Not All Listed Stocks Are Investable: The Concept of Free-Float Market Capitalization
When assessing a potential investment within a given market, investors may want to consider the difference between total and free-float market capitalization. The former indicates company size (total market value), and the latter the level of capital (equity) available for investment. The free-float calculation uses the number of outstanding shares available for trading by international investors and is used by most indexes and index providers.
Shares may be excluded from a free-float calculation if:
Looking at the MSCI North America Investable Market Index (IMI), for example, we see the difference between total market capitalization and free-float market capitalization was relatively stable throughout the period shown, as it was for the MSCI EMEA and MSCI Pacific IMI, though differences in these regions were larger. The number of securities in all three markets fell slightly between 2010 to 2012, with MSCI EMEA IMI showing the largest and most persistent decline.
When we look at the MSCI Emerging Markets IMI, however, the story changes. The difference between total and free-float market capitalization has increased over time, driven by a sharp rise in total market cap. The number of securities in the index also has grown, especially with the inclusion of China A shares, beginning in 2018. These results suggest that companies coming to market more recently may have a greater share of capital that is not accessible to international investors.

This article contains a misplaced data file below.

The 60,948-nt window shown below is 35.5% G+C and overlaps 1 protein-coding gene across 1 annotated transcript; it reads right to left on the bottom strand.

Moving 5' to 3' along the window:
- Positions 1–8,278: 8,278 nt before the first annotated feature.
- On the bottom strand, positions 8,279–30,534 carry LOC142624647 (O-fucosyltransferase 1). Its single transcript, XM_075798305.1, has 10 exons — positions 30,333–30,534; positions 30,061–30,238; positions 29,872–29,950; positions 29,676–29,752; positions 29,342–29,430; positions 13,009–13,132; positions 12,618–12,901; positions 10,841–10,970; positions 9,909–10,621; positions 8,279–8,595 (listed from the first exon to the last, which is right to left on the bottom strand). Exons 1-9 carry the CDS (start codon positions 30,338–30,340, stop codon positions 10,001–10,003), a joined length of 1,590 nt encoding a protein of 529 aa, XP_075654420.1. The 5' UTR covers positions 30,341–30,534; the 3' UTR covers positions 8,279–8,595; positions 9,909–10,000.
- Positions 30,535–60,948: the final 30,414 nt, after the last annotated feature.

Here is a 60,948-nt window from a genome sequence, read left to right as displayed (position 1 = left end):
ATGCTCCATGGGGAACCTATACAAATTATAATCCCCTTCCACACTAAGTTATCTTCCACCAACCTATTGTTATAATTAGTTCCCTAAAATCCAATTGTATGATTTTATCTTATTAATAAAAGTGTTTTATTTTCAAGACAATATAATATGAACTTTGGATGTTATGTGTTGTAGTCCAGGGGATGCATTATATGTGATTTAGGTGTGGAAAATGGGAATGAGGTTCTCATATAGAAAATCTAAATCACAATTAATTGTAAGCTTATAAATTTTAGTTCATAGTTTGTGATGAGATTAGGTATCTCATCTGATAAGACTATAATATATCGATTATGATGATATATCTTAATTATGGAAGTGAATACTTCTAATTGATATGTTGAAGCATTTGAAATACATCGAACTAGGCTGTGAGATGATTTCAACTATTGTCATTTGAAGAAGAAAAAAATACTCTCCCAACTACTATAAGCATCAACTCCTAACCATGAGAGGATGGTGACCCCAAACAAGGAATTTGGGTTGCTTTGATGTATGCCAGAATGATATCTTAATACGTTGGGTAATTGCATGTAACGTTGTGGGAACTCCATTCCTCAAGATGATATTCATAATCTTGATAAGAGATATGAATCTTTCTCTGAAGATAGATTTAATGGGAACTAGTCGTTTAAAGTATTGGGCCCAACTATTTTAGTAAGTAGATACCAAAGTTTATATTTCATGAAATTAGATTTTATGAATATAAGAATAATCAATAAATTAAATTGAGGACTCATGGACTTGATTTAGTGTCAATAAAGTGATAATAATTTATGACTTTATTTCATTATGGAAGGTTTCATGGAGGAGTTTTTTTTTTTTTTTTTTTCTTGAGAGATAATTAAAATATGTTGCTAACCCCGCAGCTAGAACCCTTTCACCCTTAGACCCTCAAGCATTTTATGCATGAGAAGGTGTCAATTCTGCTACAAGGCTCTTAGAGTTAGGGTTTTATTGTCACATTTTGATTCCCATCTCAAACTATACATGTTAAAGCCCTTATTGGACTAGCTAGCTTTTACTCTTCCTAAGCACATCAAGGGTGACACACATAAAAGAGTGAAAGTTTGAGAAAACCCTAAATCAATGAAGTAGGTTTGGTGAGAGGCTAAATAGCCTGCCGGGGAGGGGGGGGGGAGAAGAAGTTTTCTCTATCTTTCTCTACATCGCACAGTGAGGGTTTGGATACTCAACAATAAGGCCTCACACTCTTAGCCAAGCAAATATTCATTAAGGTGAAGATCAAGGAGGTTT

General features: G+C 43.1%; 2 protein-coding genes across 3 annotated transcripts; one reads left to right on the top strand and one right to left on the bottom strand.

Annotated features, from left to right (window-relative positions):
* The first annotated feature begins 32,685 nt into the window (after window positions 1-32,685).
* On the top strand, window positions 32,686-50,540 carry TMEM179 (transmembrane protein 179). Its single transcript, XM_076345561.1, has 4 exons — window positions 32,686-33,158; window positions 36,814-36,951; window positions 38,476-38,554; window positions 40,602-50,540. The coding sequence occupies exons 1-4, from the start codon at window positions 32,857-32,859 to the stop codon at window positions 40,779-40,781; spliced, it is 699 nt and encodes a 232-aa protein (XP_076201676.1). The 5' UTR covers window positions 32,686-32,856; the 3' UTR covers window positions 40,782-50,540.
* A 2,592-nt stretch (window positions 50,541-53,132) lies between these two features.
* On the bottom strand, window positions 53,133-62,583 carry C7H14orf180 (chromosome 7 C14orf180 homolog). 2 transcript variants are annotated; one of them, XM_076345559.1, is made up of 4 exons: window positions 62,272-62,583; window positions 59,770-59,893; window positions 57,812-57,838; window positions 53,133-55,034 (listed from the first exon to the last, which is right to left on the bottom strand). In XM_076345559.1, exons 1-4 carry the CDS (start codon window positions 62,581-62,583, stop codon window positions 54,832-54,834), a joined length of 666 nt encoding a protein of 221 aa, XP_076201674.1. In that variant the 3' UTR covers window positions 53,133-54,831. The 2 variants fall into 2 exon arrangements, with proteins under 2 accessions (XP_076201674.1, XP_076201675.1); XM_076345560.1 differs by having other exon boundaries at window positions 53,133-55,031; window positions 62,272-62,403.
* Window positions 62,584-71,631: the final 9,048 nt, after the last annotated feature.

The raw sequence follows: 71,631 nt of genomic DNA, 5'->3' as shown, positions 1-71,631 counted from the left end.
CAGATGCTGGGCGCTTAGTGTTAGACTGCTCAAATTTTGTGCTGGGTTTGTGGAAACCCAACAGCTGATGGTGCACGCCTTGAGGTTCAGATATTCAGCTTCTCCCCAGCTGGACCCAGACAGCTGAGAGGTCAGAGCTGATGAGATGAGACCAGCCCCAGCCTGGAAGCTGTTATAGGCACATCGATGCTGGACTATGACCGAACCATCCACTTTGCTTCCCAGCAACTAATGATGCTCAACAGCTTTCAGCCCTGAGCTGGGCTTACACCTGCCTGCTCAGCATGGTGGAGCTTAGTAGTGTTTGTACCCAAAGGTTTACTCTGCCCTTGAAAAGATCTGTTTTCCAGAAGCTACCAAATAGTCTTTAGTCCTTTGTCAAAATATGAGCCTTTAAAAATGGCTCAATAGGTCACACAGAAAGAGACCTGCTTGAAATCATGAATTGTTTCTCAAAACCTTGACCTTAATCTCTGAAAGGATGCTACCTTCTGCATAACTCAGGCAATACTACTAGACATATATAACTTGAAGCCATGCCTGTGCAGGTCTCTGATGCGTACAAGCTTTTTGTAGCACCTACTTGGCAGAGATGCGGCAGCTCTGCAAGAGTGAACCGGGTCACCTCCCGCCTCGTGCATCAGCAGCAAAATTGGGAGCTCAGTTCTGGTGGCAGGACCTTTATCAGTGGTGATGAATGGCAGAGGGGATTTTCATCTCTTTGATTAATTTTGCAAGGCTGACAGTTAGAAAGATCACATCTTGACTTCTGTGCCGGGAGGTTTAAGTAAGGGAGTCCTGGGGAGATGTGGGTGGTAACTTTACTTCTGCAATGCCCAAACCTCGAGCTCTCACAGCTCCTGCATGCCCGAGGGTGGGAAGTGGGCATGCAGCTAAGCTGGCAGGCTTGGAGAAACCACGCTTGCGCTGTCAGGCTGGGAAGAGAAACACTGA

Investors can compare total and free-float market capitalization to better understand the capital structure of a company and monitor large ownership stakes, which, when sold, may impact share prices. MSCI research also has shown a link between higher free float and higher levels of corporate governance.
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